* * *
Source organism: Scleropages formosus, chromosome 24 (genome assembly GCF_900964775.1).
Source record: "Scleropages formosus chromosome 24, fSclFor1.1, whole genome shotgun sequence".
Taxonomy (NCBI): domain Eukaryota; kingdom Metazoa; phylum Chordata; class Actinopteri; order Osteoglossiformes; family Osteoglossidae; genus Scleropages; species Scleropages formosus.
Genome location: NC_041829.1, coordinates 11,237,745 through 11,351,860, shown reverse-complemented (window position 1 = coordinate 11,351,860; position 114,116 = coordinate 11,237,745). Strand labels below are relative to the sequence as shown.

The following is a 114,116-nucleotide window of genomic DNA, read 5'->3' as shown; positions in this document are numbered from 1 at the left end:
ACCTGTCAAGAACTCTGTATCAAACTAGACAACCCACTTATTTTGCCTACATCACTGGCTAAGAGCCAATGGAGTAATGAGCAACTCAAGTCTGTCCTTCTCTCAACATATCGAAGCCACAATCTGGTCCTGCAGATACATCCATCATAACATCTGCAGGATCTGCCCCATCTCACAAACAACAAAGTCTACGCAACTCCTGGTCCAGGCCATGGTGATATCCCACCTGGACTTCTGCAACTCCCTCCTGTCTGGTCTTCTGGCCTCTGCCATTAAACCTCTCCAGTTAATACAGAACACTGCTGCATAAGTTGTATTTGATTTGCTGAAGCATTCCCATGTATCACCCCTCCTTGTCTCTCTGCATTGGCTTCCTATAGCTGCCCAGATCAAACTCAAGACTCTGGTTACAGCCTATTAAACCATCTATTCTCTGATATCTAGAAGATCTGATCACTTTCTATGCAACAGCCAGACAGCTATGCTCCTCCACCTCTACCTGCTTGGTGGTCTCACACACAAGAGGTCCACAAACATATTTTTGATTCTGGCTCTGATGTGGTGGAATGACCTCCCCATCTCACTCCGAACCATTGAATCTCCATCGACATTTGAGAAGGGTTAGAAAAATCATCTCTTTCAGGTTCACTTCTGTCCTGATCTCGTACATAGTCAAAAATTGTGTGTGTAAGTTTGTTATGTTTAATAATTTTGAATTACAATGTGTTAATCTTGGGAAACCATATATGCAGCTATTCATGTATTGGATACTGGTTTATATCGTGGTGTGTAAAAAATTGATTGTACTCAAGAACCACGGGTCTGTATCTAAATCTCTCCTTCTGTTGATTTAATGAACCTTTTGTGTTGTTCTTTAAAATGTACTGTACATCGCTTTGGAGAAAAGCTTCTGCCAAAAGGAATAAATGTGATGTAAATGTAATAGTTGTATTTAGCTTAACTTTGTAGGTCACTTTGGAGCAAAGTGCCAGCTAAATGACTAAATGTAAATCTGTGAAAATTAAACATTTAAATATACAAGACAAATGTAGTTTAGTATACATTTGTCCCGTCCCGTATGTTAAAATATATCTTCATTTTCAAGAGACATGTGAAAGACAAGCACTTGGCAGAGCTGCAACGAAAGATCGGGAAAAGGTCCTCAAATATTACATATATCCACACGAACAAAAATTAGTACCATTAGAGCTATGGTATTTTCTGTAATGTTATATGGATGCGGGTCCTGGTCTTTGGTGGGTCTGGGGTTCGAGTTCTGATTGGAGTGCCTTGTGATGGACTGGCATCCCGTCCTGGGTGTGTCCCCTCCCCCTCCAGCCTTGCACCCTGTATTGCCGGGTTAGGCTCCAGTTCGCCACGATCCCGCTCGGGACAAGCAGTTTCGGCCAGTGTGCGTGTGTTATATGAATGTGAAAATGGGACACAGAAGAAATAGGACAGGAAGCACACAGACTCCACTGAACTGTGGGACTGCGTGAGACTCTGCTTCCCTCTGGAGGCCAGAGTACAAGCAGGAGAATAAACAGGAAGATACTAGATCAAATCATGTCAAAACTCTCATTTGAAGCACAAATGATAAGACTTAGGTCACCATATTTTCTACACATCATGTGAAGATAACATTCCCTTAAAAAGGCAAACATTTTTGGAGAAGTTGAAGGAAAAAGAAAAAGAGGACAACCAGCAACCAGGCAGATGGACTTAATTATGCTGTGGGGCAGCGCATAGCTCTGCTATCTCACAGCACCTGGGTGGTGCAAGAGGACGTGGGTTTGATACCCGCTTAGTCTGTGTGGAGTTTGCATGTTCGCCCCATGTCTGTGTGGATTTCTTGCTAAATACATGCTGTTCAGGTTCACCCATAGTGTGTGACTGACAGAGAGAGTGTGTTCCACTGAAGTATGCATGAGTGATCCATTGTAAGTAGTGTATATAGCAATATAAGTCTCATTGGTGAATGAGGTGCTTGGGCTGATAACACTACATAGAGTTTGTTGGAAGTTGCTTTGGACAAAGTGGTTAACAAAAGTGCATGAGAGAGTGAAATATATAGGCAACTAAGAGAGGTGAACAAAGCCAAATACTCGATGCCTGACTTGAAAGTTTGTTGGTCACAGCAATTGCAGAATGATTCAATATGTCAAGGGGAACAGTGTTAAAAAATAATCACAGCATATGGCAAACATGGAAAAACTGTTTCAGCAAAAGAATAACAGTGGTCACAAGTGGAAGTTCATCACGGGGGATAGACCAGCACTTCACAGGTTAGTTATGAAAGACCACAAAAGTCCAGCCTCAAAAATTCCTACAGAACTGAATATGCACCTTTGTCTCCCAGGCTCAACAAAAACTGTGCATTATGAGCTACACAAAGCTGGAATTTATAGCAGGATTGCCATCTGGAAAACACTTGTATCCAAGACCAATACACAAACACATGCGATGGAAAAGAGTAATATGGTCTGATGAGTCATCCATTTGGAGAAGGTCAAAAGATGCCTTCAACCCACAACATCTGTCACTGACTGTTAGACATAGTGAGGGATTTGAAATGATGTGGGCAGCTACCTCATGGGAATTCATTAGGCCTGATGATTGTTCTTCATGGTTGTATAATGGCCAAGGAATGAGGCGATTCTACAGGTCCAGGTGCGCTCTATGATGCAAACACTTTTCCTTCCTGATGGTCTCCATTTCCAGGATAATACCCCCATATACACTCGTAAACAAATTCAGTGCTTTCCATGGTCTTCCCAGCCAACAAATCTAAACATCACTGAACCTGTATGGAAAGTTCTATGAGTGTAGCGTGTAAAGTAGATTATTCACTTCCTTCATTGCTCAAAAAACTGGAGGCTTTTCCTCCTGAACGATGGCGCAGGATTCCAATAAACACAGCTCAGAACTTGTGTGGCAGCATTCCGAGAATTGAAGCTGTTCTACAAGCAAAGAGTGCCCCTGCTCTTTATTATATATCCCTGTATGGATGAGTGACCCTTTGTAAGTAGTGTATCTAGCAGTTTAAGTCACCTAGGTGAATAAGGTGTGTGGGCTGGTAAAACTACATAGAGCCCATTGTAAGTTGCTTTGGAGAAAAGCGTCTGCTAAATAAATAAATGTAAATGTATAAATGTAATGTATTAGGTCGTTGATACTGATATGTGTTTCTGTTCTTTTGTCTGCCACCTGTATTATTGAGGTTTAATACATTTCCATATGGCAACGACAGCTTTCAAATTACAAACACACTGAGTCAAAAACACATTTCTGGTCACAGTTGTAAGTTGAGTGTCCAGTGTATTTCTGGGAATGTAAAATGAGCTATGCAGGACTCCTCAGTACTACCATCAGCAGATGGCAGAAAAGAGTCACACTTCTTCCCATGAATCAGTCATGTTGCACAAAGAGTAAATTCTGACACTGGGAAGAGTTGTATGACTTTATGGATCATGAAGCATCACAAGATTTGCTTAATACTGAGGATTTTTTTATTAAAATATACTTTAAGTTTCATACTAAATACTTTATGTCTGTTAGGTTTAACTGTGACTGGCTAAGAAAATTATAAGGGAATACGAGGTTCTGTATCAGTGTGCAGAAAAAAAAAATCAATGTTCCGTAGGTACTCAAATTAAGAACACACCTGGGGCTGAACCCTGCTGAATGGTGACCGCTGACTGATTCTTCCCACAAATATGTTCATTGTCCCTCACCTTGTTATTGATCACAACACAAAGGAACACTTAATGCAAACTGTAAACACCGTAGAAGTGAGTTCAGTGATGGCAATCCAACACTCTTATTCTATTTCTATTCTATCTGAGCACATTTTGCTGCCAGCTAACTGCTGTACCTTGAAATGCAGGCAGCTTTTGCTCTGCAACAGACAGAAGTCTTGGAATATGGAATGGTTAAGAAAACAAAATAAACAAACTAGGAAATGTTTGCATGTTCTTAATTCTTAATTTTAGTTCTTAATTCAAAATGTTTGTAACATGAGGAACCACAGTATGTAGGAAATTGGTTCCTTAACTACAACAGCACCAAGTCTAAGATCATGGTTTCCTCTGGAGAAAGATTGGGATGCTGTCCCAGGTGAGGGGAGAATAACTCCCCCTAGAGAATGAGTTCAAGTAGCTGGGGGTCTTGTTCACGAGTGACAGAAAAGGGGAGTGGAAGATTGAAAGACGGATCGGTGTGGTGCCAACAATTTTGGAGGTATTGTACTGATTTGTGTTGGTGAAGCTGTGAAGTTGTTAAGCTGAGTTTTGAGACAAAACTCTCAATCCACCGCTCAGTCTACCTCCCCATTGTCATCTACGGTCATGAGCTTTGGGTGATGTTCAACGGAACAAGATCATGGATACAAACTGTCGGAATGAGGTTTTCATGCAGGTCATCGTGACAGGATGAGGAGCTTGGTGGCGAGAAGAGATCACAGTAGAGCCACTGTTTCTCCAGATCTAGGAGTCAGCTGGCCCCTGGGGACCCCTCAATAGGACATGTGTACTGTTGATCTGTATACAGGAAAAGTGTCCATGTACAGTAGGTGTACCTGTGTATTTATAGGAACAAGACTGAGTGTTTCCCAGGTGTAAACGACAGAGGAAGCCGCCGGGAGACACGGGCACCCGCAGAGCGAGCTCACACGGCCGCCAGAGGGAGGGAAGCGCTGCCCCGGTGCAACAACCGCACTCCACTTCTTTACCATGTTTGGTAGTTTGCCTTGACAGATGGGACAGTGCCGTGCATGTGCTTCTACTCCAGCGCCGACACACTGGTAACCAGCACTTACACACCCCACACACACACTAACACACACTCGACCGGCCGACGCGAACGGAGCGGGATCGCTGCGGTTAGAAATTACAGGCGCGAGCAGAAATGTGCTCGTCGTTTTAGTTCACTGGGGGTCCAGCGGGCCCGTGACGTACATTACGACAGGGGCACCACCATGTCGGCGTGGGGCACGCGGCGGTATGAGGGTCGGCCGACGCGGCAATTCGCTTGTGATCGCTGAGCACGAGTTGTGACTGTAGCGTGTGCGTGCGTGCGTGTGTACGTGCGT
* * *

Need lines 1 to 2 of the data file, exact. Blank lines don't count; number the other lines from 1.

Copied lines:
Source organism: Scleropages formosus, chromosome 24 (genome assembly GCF_900964775.1).
Source record: "Scleropages formosus chromosome 24, fSclFor1.1, whole genome shotgun sequence".